Natural winemakers are most at home working in their vines and cellars, typically in places of tranquil beauty. But this week, about a hundred of them are laying down their tools, packing their bags, and hopping flights to Montreal, NYC, or LA. In these three cities, at the RAW WINE fairs, they’ll gather to share their wines, their work, their stories. It’s an opportunity for wine lovers to meet the people behind wines that come from a very particular perspective, whether from vineyards in Baja Mexico or Kakheti Georgia. In many ways, these are the wines and winemakers that define our cultural moment in wine.
This year the fairs will give wine lovers the chance to taste and learn in a casual walk-around format, aided by e-catalogs (charge you phones!). A Speaker’s Corner will give a platform to growers on the vanguard, who can speak from their unique experiences on topics such as making the conversion from conventional farming and winemaking to the natural approach, orange wines and terroir expression, the challenges of sourcing organic grapes, and an examination of the raison d'être of pet-nats.
Beyond the fairs, RAW WINE WEEK will bring the movement to places across the U.S. and Canada. In what’s being billed as a “two week celebration of proper wine across America,” restaurants and shops are hosting winemaker dinners, tutored tastings, and even some “hang out with the grower” mini-events. If you can’t make it to the fairs, these are great ways to get closer to natural wine.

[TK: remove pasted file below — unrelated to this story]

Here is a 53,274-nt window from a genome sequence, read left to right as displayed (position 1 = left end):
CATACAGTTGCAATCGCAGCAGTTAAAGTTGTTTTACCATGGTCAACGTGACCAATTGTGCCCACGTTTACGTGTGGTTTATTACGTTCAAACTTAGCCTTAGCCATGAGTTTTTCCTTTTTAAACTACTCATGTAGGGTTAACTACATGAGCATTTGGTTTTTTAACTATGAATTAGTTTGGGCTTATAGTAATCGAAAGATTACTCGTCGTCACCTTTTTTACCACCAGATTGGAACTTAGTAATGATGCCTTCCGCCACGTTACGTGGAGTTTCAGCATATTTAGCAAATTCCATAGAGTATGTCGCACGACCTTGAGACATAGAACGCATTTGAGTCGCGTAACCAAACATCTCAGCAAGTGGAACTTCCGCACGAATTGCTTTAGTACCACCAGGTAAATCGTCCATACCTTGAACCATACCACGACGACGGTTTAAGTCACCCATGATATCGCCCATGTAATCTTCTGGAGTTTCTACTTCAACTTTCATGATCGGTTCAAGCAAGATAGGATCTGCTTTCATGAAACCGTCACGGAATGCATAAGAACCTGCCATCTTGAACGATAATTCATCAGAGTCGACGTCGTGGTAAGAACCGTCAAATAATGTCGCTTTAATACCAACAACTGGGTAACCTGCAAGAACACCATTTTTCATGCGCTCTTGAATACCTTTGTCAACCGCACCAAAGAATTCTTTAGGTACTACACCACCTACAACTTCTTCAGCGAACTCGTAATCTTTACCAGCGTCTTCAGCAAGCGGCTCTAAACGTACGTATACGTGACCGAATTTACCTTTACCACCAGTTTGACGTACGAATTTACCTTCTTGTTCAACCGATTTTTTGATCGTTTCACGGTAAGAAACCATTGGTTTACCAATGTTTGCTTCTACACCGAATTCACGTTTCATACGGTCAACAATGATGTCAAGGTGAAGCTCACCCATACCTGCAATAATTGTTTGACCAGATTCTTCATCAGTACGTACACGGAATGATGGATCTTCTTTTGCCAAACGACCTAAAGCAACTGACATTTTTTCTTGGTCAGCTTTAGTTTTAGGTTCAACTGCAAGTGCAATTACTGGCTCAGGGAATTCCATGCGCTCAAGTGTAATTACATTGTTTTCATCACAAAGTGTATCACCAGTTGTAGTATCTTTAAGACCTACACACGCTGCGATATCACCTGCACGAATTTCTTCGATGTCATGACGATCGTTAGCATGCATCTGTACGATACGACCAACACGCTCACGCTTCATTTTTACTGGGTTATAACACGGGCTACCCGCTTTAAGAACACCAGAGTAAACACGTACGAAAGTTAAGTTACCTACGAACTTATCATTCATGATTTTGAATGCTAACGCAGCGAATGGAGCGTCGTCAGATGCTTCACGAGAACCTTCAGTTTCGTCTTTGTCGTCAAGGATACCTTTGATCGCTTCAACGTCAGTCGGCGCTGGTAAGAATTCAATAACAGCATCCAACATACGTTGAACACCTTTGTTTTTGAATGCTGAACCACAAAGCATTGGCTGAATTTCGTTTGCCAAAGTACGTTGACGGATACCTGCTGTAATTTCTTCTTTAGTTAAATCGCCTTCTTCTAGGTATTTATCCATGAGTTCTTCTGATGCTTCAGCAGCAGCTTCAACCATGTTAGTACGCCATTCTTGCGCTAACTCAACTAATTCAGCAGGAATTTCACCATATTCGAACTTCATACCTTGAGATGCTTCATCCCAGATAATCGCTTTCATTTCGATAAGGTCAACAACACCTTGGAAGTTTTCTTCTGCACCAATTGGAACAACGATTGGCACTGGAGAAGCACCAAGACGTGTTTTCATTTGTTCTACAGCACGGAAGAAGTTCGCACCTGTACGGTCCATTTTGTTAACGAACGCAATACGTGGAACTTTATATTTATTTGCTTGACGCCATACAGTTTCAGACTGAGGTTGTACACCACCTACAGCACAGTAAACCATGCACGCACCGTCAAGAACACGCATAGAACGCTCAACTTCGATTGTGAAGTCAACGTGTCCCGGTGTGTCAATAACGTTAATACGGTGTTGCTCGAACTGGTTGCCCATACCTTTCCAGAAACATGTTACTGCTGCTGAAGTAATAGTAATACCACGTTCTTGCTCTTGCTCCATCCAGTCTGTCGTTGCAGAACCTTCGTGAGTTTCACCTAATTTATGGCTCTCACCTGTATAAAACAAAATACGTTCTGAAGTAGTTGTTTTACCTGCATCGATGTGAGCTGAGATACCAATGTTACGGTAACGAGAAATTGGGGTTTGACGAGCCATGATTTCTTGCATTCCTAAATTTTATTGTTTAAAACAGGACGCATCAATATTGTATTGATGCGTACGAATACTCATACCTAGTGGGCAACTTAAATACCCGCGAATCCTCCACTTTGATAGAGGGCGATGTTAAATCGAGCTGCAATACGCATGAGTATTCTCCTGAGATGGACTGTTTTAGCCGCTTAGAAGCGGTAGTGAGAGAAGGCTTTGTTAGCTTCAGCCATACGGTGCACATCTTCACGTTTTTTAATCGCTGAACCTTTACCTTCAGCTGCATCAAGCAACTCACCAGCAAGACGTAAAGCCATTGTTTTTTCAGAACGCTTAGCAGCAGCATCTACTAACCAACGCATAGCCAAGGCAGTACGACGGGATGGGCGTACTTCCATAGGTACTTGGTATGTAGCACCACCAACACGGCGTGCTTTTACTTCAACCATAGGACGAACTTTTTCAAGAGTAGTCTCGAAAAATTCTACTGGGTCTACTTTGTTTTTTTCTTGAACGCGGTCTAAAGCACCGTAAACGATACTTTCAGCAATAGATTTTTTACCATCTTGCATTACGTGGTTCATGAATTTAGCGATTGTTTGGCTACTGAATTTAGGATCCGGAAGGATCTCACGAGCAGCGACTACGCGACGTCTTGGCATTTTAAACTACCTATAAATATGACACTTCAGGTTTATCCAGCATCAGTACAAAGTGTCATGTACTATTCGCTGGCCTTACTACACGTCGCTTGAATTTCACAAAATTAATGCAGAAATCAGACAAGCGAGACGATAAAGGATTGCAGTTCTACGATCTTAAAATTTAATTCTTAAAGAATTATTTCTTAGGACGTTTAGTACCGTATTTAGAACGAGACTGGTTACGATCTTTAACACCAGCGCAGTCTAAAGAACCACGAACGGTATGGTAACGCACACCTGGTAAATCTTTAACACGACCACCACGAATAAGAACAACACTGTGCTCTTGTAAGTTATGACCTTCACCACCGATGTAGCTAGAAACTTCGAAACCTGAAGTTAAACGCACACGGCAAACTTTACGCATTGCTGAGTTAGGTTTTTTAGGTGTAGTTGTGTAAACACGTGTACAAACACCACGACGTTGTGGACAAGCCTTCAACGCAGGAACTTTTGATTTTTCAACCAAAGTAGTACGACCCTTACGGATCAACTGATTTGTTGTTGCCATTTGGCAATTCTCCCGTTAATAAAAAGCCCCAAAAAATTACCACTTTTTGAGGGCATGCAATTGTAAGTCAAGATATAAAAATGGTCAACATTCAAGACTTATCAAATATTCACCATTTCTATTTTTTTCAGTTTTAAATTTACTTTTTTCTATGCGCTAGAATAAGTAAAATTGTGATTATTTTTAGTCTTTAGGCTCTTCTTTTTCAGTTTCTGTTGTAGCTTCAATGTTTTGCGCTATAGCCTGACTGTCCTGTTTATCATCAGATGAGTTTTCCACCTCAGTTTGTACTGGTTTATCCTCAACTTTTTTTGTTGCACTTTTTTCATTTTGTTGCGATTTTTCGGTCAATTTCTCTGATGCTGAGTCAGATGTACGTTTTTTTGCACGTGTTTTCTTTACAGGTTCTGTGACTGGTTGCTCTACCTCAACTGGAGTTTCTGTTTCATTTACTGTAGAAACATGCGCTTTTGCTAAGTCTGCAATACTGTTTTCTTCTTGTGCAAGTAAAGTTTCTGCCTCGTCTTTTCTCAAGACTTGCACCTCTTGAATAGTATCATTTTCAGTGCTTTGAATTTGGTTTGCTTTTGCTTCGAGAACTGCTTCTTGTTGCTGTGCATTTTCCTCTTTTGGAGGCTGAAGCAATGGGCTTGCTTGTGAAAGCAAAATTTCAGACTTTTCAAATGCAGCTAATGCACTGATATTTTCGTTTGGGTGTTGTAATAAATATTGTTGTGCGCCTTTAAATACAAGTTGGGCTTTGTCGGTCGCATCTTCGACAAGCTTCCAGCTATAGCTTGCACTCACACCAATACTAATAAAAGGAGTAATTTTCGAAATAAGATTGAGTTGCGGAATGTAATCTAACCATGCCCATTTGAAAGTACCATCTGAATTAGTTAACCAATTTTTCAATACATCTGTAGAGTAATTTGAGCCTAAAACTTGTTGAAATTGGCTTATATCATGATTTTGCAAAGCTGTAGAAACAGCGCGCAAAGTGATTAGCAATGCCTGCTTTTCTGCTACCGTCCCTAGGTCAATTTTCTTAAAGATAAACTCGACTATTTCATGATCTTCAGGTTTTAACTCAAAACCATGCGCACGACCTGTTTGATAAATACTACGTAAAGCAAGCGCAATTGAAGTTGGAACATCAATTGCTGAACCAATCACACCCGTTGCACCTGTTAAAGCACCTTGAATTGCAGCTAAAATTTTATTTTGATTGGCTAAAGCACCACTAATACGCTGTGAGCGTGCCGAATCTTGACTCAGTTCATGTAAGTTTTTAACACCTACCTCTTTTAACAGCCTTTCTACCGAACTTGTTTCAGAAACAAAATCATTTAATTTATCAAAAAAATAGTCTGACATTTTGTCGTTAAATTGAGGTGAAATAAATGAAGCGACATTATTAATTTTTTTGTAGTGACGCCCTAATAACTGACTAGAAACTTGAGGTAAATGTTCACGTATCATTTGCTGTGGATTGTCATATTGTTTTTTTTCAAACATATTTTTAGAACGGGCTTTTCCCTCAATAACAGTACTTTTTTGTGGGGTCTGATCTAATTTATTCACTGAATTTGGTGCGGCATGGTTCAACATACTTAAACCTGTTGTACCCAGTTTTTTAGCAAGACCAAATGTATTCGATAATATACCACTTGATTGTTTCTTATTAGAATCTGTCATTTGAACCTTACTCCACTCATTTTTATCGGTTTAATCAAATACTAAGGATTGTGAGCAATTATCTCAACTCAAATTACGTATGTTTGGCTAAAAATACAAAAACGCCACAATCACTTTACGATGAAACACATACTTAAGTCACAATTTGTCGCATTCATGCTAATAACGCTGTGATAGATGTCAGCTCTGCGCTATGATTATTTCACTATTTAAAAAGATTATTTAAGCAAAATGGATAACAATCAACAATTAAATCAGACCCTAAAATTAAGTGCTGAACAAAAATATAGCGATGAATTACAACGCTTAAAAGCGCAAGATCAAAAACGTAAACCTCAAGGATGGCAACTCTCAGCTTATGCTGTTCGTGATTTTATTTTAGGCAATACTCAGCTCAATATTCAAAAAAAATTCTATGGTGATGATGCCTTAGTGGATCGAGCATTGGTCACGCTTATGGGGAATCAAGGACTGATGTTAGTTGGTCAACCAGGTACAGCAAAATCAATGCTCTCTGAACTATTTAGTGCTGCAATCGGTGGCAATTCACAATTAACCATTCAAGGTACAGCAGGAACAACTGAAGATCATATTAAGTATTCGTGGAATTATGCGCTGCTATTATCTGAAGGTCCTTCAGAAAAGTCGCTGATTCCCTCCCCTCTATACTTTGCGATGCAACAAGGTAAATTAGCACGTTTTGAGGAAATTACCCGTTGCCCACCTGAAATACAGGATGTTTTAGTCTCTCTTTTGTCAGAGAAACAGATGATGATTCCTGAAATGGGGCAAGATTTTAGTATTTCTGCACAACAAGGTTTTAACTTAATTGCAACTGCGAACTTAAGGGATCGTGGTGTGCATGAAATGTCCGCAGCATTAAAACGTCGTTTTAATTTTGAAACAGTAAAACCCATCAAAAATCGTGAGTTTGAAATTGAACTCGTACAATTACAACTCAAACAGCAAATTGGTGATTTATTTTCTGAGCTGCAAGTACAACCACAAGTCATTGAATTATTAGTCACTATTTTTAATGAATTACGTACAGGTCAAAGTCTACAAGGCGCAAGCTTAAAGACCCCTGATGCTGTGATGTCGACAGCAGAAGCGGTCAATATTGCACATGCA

This week Grape Collective’s Valerie Kathawala spoke with Isabelle Legeron about who’s drinking natural wine, who’s not, and who should be, where natural wine is now and where it’s headed, as well as the many challenges and opportunities along the way.
Valerie Kathawala: What can we expect from RAW WINE this year?
Isabelle Legeron: We have 40-50 growers who are with us every year, every fair, such as Cornelissen, Meinklang. What’s really nice to see this year is that we have a stronger representation of American growers joining us -- more than 30 in LA. For me, what’s exciting is we have a lot of people coming from Europe. People are used to Americans going to fairs in Europe because that’s where natural wine got its start. Now it’s the other way ‘round. I think this is an indication of how interested the European trade is in American natural wine right now. But the country is so big, having the wines from so many American producers under one roof is a huge advantage. I think it’s very easy to relate to natural wine as a European thing. It’s easy to forget there’s a lot of very exciting stuff coming out of North America. It’s also our mission to emphasize drinking local, thinking about carbon footprint, etc… All that ties in here.
What, in your view, have been the biggest changes in natural wine over the past year?
We are definitely gaining momentum. From the ground up, there’s more interest. I can really feel a shift. The pace is increasing, we’ve already sold out all our tickets for Montreal and New York. But we’re still in a small bubble, a small world. We are trailblazers, creating something, changing the way people think about wine. But we have to be very careful, very responsible with that. Now more than ever it’s up to the community to define what a natural wine is. We need to be more responsible around the vocabulary we use to discuss it. We need clarity and transparency to preserve the integrity of what is really a beautiful thing, to keep natural wine from becoming a greenwashing term, and really to try to change the world in doing so.
What are some of the most exciting areas for natural wine right now?